Autoimmune disorders happen when one’s immune system hurts the ones it’s closest to (much more than the poke of an acupuncture needle). It’s often undiagnosed. And sometimes test results are inconclusive. Following the symptoms can be a chase all over the body: aching joints and cardiovascular risks (rheumatoid arthritis), depression and feeling cold (thyroid imbalances), and uncomfortable digestion and infertility (celiac). Medications for these and other autoimmune disorders work as immunosuppressants1. Acupuncture can work in conjunction with medications. As a result the goal is to improve our innate ability to protect ourselves.

Autoimmune is interdisciplinary

But perhaps the symptoms seem all over the place because of how we look at it. So connect the dots. Autoimmune disorders can be understood as a problem relating to immune-neuro-endocrine interactions. It seems that a better understanding of autoimmune disorders comes from interdisciplinary perspectives on conventional medicine2. Notice how much more vulnerable you are to viral infections at stressful times; you know the nervous system affects immunity. And because autoimmune disorders are more prevalent in females than males, the endocrine system can’t be ignored. Research has shown that sex hormones can affect not only the number of immune cells but also their functions. But an explanation for the prevalence of autoimmune disorders in women is still unclear3.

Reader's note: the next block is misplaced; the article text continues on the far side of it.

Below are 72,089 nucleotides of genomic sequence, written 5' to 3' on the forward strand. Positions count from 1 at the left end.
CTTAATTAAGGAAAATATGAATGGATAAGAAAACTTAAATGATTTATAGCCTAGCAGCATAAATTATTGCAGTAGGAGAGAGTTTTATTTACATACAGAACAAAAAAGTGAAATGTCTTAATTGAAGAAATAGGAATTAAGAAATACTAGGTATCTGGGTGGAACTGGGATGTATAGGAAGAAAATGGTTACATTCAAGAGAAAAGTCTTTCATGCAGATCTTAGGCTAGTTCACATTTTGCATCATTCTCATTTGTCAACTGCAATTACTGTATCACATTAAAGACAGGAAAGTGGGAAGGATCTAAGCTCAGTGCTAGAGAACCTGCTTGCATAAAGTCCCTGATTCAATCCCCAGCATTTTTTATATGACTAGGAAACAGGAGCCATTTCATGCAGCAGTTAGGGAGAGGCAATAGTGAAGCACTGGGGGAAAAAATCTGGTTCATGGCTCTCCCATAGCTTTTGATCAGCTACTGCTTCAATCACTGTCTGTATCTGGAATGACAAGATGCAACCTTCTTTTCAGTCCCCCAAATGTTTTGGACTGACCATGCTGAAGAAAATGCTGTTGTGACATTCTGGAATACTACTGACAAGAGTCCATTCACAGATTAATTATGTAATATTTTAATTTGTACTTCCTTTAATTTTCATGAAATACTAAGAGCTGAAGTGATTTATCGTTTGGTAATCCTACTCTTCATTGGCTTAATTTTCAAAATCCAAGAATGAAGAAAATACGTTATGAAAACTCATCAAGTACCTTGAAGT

Acupuncture is Interdisciplinary

If you’re a case where your autoimmune disorder doesn’t neatly fit the specialist boxes of conventional medicine, acupuncture can be a safe and effective therapy. Chinese Medicine’s perspectives are more in line with interdisciplinary research. And acupuncture makes the concept that everything is connected clinically relevant. In Chinese Medicine organizes the body into systems that each have a key role in the creation, circulation, and recycling of blood4. And so when immune responses that depend on blood circulation are overactive or underactive the diagnosis looks at what are behind these. With this in mind, a thorough treatment means finding how your medical history influences your current immune problems.

Image: A part of the 2016 social justice mural outside the Art Gallery of Greater Victoria by Victoria High School artists.

1. Delves, P.J. Autoimmune Disorders. Merck Manual Consumer Version. Accessed from: http://www.merckmanuals.com/en-ca/home/immune-disorders/allergic-reactions-and-other-hypersensitivity-disorders/autoimmune-disorders on Feb.16, 2017.

2. Petrovsky, N. Towards a unified model of neuronendocrine-immune interaction. Immunology and Cell Biology (2001) 79, 350-357. Accessed from: http://www.nature.com/icb/journal/v79/n4/full/icb200152a.html on Feb. 21, 2017.

3. de Vos, P., M. Faas and B. Melgert. Sex Hormones and Immunoregulation. Posted on July 12, 2011. Accessed from http://brainimmune.com/sex-hormones-and-immunoregulation/ on Feb. 16, 2017.

4. Chen, Y. Nei Wei Qi Represents Immune System in TCM, Part 1. Acupuncture Today (2008) vol.9, issue 5. Accessed from: http://www.acupuncturetoday.com/mpacms/at/article.php?id=31725 on Feb. 16, 2017.